United Nations: A Failure?

Another key objective of the United Nations was advancing human rights. Yet many regimes violate these rights, often horrifically, as in the genocidal civil wars in the Balkans and Central Africa in the 1990s. Given that voting rights in the UN General Assembly are not linked to a regime’s human rights record and that gross human rights abusers such as China sit on the UN Security Council, it is no surprise that the UN has failed in this part of its agenda.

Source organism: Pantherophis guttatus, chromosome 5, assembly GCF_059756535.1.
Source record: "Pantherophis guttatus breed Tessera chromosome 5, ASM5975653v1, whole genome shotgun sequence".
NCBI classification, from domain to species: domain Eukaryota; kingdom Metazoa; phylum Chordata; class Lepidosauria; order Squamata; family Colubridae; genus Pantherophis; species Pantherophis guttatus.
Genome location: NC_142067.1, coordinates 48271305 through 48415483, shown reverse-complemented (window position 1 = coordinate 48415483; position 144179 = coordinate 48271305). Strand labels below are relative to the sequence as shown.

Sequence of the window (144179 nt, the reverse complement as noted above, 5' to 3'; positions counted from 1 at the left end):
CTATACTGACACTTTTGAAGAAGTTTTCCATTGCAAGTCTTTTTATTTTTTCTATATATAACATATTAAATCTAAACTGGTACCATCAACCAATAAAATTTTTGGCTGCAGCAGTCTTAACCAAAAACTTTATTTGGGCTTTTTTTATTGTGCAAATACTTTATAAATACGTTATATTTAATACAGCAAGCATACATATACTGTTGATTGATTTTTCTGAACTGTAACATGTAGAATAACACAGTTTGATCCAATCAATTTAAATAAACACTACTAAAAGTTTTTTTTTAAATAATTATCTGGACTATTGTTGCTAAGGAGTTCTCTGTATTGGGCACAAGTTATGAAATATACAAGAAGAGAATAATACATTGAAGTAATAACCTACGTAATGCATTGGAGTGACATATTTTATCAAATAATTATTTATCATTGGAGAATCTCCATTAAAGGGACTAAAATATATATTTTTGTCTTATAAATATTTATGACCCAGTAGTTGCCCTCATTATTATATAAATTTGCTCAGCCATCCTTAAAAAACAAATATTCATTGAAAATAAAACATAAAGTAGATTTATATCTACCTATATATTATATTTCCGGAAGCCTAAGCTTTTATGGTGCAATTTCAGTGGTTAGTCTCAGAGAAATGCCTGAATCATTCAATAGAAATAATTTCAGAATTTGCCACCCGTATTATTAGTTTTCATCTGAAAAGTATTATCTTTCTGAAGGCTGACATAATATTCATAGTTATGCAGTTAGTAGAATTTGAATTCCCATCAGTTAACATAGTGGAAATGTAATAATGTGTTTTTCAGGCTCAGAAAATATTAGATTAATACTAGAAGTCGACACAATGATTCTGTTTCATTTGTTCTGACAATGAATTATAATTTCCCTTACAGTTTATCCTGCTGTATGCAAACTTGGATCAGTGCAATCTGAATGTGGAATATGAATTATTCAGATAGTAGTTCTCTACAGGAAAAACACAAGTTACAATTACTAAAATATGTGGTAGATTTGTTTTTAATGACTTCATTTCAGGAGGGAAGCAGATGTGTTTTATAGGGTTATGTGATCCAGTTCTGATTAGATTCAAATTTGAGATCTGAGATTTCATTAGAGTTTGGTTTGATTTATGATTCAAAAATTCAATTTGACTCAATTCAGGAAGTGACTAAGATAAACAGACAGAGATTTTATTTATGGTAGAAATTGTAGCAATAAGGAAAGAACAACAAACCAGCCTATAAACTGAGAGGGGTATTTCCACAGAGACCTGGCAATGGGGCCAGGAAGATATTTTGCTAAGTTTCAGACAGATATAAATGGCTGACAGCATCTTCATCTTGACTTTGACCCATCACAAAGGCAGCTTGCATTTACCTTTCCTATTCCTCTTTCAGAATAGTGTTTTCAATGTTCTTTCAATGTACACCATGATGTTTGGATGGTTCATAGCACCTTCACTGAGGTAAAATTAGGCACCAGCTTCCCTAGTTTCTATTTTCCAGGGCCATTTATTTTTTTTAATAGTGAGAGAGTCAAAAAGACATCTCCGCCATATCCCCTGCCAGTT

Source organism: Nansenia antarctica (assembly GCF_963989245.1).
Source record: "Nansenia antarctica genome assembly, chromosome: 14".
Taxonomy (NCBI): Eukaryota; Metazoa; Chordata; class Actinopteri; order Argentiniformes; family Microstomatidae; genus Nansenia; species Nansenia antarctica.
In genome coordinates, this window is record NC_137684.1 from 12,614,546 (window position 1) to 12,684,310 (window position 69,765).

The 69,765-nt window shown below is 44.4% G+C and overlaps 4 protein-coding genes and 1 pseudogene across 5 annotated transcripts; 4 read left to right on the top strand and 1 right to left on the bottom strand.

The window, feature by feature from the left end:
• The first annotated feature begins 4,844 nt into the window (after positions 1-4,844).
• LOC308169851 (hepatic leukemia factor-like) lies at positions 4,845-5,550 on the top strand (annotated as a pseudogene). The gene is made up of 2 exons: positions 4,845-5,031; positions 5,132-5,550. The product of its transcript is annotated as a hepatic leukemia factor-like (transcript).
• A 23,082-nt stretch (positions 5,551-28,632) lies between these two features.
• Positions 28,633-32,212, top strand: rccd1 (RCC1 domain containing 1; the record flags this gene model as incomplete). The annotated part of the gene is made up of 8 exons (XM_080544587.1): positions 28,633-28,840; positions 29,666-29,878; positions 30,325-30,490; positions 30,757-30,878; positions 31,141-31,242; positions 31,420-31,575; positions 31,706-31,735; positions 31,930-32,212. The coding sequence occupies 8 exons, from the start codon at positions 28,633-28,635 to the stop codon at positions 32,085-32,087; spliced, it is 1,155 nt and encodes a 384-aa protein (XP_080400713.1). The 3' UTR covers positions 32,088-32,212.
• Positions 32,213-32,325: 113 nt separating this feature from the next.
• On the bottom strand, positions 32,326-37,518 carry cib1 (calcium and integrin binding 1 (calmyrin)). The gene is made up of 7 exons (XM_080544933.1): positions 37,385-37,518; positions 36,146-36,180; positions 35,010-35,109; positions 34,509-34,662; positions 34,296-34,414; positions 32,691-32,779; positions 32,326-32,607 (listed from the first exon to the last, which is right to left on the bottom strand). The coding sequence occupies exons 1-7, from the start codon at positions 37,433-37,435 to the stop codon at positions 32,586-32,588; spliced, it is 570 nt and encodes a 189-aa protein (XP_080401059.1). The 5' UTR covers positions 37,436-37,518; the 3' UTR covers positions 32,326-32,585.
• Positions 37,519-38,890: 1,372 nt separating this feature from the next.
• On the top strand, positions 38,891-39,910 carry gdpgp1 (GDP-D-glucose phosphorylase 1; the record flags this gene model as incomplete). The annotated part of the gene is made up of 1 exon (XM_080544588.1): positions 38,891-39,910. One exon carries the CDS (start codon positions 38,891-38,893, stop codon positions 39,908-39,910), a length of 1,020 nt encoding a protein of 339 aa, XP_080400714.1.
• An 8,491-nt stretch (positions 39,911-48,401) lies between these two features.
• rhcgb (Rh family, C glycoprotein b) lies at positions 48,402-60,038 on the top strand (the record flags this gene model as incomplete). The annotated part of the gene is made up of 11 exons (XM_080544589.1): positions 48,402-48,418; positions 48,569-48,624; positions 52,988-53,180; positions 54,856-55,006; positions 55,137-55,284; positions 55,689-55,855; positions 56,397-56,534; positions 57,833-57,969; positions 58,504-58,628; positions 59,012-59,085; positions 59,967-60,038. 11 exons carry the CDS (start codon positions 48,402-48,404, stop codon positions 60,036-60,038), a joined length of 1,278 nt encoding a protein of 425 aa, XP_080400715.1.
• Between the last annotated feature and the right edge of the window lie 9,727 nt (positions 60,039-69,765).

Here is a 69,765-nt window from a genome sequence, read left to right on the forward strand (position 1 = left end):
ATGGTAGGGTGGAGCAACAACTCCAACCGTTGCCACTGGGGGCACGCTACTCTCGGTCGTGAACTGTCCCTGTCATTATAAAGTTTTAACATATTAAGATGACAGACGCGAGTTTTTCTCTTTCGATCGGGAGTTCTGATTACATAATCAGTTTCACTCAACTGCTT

Much of the international progress made since 1945 has not involved the UN at all. Instead. • St. even if action is not collectively authorized. health care improved. Web Links: • Heritage Foundation. P5 countries try to avoid using their veto power if at all possible because of the negative image its use creates at home and abroad. and the World Trade Organization have promoted greater prosperity even as they functioned independently of the UN.Pros Cons The UN suffers from a bloated bureaucracy in which responsibility and job title are not linked to ability. As a result of UN efforts. while institutions such as the International Monetary Fund. This House would put the UN out of its misery. In recent years considerable progress has been made toward improving efficiency and rewarding merit. <http://www. the US Congress has long withheld part of America’s dues in protest against corruption and money wasting. <http://diplomacymonitor. the World Health Organization. Thomas University School of Law. with its mutually assured destruction. including the United States and the United Kingdom. Some UN organizations. the Security Council acts as a forum in which nations can explain their positions and hammer out compromises. In any case. and arbitration in an international crisis. particularly those dealing with refugees. has strong interests. the World Bank. with recommendations for reform of the The United States and organizations such as NATO have undermined the authority of the UN and its credibility in addressing long-standing issues. We don’t often notice these programs. but these are used as a stick to beat the UN with by those. have withdrawn from them. for example. This House has no confidence in the UN. UN decision making has improved since the end of the Cold War because key votes in the Security Council are no longer likely to result in deadlock between Eastern and Western blocs. such as UNESCO.heritage. have been viewed as so corrupt that countries. The Security Council is the forum for discussion. but we should see the UN’s responsibility for them as a key part of its success. and education advanced. among the P5. Diplomatic Monitor. The Cold War. Clearly the workings of the Security Council could be changed to diminish the importance of the P5 and to make taking action easier. who oppose the UN for other reasons. The UN also suffers from institutional problems. While other organizations have been important in bringing greater peace and prosperity to the world. Abuses have occurred in the past.cfm> Background document by conservative think tank. smallpox has been eliminated. principally in the United States. 216| The Debatabase Book . Errors in strategic decision making are not the fault of the UN Secretariat but of its masters in the Security Council. where the United States. A single veto from one of the Permanent 5 (P5) in the Security Council can stymie General Assembly resolutions that have widespread support. kept the peace between the great The UN has also made huge contributions to global progress through its agencies. resulting in painfully slow decision making and operational failure in such crises as Rwanda and the former Yugoslavia. the conflict between Israel and the Palestinians. which derives its authority from the participation of almost every nation in the world. but this does not in itself render the unreformed UN a failure.nsf/ issued?openform&cat=UN_Role> Links to sites on the contemporary role of the UN. and UNICEF. sample motions: This House believes the United Nations has failed. none have had the authority of the UN. deal making. although these efforts have been hampered by the failure of the US to pay its dues.